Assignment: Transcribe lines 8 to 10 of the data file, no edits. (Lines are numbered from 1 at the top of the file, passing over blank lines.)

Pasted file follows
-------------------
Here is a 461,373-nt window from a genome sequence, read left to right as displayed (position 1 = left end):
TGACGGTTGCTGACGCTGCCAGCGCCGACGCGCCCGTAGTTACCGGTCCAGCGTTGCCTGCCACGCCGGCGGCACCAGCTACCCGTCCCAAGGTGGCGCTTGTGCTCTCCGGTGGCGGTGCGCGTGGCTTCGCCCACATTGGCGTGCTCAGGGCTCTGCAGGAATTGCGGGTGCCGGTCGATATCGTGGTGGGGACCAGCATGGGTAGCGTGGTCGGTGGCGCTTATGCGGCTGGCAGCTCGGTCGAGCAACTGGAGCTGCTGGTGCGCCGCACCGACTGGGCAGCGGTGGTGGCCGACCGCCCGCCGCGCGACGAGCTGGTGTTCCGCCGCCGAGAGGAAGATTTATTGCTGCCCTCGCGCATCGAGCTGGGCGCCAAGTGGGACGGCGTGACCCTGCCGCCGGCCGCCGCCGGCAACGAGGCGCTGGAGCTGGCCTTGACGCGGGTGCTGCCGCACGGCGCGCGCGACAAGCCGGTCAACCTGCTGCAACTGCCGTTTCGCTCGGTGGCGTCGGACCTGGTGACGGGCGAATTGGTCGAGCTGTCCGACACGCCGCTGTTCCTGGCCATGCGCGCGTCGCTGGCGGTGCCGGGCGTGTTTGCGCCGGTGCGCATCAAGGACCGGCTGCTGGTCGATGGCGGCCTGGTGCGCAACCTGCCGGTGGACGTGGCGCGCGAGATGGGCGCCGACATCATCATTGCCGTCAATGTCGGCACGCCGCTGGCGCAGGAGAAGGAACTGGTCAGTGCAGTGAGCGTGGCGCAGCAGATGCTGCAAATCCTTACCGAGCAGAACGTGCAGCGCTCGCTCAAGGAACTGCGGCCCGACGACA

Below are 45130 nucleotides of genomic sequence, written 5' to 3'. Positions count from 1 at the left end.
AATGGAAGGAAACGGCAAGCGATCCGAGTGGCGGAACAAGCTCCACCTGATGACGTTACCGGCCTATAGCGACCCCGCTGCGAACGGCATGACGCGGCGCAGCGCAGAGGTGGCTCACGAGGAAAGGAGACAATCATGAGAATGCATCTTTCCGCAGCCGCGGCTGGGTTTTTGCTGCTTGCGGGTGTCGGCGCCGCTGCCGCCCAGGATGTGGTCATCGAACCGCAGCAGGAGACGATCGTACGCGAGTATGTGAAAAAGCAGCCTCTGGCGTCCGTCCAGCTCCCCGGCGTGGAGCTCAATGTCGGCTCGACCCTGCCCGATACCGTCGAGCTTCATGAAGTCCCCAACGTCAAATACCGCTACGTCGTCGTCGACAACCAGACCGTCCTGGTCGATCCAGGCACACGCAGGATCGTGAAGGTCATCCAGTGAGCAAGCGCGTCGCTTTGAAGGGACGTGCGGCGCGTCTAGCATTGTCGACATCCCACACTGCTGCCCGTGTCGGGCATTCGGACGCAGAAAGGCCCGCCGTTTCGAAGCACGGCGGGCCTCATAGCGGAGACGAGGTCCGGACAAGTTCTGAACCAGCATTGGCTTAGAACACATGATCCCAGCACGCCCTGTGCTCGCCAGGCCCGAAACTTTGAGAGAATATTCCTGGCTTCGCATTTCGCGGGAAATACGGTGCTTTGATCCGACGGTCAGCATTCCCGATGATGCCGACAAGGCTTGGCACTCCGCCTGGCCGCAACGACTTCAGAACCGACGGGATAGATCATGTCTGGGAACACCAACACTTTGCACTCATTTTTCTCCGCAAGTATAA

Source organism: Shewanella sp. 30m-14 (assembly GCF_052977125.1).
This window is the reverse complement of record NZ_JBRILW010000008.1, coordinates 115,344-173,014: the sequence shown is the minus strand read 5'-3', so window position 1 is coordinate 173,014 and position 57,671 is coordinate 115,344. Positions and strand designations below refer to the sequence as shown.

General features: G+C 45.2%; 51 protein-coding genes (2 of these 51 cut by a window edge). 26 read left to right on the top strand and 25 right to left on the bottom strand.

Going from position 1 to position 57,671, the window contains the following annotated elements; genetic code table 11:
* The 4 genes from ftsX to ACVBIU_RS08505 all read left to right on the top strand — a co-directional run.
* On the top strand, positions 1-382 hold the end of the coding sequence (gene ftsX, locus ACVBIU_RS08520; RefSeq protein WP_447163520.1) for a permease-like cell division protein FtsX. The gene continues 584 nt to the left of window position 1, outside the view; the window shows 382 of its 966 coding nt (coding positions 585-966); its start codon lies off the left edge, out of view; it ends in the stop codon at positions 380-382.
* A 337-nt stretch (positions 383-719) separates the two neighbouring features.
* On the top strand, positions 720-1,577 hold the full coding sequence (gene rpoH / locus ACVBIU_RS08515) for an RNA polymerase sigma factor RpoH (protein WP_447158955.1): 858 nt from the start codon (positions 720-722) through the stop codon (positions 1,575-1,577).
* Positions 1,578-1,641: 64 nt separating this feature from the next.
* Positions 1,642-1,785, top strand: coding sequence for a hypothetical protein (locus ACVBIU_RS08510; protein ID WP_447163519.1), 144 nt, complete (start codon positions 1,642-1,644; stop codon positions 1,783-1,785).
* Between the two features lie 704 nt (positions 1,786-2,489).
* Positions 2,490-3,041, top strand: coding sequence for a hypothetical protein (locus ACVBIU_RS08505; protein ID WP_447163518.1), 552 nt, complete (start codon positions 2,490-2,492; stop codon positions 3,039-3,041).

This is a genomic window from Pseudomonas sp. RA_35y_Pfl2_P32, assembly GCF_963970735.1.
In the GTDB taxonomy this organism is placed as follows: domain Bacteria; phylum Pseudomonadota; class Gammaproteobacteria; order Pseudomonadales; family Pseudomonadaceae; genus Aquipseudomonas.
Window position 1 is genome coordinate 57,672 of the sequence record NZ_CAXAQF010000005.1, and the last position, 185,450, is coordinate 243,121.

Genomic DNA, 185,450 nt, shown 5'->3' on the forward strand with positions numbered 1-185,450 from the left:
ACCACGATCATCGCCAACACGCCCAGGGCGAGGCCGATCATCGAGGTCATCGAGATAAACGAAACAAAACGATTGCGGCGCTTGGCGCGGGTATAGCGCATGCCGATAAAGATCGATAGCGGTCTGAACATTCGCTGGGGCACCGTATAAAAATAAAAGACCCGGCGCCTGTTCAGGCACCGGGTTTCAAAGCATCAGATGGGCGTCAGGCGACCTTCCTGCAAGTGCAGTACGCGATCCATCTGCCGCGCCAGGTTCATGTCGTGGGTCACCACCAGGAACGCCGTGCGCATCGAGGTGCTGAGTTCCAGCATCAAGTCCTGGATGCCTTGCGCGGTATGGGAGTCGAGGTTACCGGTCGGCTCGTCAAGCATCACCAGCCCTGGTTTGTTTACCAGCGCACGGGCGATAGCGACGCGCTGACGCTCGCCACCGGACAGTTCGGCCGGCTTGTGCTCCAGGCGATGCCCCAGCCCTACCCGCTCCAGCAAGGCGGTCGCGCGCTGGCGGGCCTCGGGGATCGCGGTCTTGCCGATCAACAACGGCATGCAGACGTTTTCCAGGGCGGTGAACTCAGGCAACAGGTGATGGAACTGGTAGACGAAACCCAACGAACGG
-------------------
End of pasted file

Going from position 1 to position 57,671, the window contains the following annotated elements; genetic code table 11:
* The 4 genes from ftsX to ACVBIU_RS08505 all read left to right on the top strand — a co-directional run.
* On the top strand, positions 1-382 hold the end of the coding sequence (gene ftsX, locus ACVBIU_RS08520; RefSeq protein WP_447163520.1) for a permease-like cell division protein FtsX. The gene continues 584 nt to the left of window position 1, outside the view; the window shows 382 of its 966 coding nt (coding positions 585-966); its start codon lies off the left edge, out of view; it ends in the stop codon at positions 380-382.